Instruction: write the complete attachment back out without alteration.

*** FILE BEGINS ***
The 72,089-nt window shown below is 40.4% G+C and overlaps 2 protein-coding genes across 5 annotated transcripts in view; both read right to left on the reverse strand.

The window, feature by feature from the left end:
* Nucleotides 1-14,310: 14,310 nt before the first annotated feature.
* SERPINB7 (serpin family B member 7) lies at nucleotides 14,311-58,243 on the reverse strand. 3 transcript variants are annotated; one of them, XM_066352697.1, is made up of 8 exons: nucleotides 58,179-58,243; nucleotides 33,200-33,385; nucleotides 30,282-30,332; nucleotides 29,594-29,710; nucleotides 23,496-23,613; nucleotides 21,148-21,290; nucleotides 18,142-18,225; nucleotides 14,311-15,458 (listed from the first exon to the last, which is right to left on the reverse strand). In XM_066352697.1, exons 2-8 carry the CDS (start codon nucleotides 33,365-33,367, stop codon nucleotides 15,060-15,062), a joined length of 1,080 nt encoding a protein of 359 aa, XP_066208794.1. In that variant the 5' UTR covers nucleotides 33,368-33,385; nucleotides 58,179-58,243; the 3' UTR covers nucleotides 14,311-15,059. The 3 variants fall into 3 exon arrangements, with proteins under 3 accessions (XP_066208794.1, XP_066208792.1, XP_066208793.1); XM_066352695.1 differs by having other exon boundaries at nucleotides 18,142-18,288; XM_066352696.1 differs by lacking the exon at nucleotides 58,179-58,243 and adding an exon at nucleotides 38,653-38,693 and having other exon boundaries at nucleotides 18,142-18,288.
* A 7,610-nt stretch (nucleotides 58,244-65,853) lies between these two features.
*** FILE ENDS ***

The 72,089-nt window shown below is 40.4% G+C and overlaps 2 protein-coding genes across 5 annotated transcripts in view; both read right to left on the reverse strand.

The window, feature by feature from the left end:
* Nucleotides 1-14,310: 14,310 nt before the first annotated feature.
* SERPINB7 (serpin family B member 7) lies at nucleotides 14,311-58,243 on the reverse strand. 3 transcript variants are annotated; one of them, XM_066352697.1, is made up of 8 exons: nucleotides 58,179-58,243; nucleotides 33,200-33,385; nucleotides 30,282-30,332; nucleotides 29,594-29,710; nucleotides 23,496-23,613; nucleotides 21,148-21,290; nucleotides 18,142-18,225; nucleotides 14,311-15,458 (listed from the first exon to the last, which is right to left on the reverse strand). In XM_066352697.1, exons 2-8 carry the CDS (start codon nucleotides 33,365-33,367, stop codon nucleotides 15,060-15,062), a joined length of 1,080 nt encoding a protein of 359 aa, XP_066208794.1. In that variant the 5' UTR covers nucleotides 33,368-33,385; nucleotides 58,179-58,243; the 3' UTR covers nucleotides 14,311-15,059. The 3 variants fall into 3 exon arrangements, with proteins under 3 accessions (XP_066208794.1, XP_066208792.1, XP_066208793.1); XM_066352695.1 differs by having other exon boundaries at nucleotides 18,142-18,288; XM_066352696.1 differs by lacking the exon at nucleotides 58,179-58,243 and adding an exon at nucleotides 38,653-38,693 and having other exon boundaries at nucleotides 18,142-18,288.
* A 7,610-nt stretch (nucleotides 58,244-65,853) lies between these two features.